Building exteriors include partial brick facades and decorative chimneys.

“In the design process, we were very careful and considered all the input that we received to make sure that the character of the exterior of the buildings was in keeping with the neighborhood,” Gunderson said. “We heard that feedback, and we took it to heart.”

Such detailing contributed to the project’s cost, which Gunderson said exceeds $55 million. Texas-based Humphreys & Partners Architects designed the project, and local firm Timmons Group provided civil engineering work. Newport News-based Drucker + Falk is the property manager.

Bristol acquired the 15-acre site from the seminary in mid-2017. City property records do not reflect a transaction amount. Union still owns the rest of the 34-acre tract, which remains open space. The tract also includes an urban farm by Midlothian-based Shalom Farms, which has a 10-year renewable lease on its portion of the property.

Years in the making, the project generated opposition from neighbors who challenged Union’s plans with two lawsuits. Opponents contended the tract’s intended use has been for educational or institutional purposes, while the seminary maintained that the land had been zoned since 1953 for multifamily residential use and has long been planned for student apartments. Site work got underway in 2017.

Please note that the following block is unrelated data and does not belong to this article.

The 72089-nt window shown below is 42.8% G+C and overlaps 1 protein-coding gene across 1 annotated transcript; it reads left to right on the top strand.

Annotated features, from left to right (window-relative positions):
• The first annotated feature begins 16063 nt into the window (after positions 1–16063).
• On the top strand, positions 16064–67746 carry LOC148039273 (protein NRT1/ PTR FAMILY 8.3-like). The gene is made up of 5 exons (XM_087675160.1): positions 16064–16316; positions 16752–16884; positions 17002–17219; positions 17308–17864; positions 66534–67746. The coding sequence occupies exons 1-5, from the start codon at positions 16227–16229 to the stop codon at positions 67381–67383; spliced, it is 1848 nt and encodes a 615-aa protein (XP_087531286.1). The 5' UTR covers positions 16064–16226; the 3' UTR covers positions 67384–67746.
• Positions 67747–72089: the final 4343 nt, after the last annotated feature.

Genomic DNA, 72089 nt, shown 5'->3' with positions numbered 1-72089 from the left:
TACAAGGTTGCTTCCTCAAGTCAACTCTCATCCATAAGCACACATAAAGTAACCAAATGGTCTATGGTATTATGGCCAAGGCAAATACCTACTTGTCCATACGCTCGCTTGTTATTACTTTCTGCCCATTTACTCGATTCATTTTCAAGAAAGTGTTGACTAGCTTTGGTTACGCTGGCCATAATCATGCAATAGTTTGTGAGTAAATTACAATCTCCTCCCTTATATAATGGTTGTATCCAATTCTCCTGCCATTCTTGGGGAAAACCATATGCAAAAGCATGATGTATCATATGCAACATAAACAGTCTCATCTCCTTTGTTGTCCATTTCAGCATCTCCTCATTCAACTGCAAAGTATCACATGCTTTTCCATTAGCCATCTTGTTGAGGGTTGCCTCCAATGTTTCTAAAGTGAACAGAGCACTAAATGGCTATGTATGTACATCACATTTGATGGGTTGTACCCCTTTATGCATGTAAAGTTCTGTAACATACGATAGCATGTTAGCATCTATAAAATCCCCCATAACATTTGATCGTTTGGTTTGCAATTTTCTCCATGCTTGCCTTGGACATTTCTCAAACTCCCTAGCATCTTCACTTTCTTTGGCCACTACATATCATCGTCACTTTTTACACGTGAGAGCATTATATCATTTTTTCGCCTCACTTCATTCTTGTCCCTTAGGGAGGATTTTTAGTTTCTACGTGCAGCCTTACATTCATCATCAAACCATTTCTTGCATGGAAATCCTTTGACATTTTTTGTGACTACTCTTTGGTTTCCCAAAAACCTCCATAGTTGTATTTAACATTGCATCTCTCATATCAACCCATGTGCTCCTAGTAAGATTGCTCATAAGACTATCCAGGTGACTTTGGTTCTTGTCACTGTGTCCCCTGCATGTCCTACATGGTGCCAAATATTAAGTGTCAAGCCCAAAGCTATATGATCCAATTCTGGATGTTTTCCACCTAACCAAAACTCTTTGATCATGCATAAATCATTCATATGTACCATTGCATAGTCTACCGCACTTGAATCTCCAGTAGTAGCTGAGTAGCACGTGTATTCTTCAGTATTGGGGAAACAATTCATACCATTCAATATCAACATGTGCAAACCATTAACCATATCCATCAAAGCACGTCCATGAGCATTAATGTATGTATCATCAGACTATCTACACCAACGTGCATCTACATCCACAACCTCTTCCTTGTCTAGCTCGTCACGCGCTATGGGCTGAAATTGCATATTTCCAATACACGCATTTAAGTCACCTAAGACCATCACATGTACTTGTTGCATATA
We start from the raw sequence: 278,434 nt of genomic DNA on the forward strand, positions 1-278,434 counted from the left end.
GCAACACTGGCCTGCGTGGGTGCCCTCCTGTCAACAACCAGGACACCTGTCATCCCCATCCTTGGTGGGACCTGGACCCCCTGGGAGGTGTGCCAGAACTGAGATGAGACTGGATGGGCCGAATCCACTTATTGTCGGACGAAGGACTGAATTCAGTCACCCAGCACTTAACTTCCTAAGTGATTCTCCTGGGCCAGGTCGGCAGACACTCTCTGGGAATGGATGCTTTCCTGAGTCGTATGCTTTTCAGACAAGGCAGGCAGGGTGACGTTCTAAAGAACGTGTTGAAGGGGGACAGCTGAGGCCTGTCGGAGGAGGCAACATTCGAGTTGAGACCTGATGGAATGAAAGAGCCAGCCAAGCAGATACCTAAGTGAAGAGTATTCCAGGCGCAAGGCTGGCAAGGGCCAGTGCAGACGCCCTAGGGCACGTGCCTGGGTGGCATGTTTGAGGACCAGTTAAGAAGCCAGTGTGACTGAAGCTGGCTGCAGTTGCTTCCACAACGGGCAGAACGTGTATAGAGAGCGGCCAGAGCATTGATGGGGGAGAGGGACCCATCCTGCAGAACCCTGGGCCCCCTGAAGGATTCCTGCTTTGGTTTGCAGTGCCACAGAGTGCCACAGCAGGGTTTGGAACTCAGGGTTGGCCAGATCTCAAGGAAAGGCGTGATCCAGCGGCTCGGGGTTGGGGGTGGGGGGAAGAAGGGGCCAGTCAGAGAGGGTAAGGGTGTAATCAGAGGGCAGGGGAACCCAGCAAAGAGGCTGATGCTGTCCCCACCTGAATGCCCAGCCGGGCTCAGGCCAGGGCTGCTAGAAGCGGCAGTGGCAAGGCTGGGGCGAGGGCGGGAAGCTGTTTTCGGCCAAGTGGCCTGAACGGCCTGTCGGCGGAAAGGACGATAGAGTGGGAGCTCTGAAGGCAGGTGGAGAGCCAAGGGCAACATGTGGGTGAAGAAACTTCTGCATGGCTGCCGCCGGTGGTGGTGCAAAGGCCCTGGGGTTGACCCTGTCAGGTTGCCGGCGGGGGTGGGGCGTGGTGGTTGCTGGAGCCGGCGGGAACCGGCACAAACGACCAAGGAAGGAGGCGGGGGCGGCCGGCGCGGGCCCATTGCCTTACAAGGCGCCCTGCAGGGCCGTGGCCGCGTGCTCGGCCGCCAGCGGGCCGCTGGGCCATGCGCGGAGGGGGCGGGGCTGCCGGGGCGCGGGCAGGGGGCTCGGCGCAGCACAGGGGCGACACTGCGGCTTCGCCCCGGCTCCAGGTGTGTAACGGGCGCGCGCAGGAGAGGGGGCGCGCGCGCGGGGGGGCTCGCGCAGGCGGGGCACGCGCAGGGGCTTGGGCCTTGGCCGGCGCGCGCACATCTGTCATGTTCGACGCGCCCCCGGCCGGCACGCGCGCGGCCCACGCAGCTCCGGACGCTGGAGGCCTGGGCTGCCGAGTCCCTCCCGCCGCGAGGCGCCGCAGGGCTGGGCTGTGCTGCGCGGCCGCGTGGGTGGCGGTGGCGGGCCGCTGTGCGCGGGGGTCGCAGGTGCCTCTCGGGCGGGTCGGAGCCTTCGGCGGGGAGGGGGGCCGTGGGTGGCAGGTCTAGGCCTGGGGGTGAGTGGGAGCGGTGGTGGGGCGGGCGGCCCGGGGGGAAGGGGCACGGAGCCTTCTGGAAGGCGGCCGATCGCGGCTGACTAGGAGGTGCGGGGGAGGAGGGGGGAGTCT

West Creek apartments for sale

As construction continues on Canopy at Ginter Park, Bristol is seeking a buyer for its most recent Richmond-area project: the 373-unit 2000 West Creek apartments in eastern Goochland County.

Bristol listed the 373,000-square-foot complex this summer, a year after it completed it at a cost of $50 million. Colliers International has the listing, which does not include an asking price.

Gunderson said the timing of the listing is not unusual for Bristol, which she said puts about half of its developments up for sale, depending on the investors and business models involved.

“Generally, that’s the life cycle of the asset: build, lease-up, and that property reached stabilization so quickly,” she said. “That was the determination.”

Gunderson said 2000 West Creek has received interest from multiple parties and talks are underway with potential buyers.

2
Leave a Reply
To foster a civil discussion, please use your full name and email address.

avatar
2 Comment threads
0 Thread replies
0 Followers
 
Most reacted comment
Hottest comment thread
2 Comment authors
charles FrankenhoffJohn Lindner Recent comment authors
  Subscribe  
newest oldest most voted
Notify of
John Lindner
Guest
John Lindner

They look nice. Still, shouldn’t the neighborhood be allowed to dictate that private property be preserved for community use? Oh wait, this is still America.

charles Frankenhoff
Guest
charles Frankenhoff

I don’t mind having apartments there. I do mind that they look so ugly and short pump-y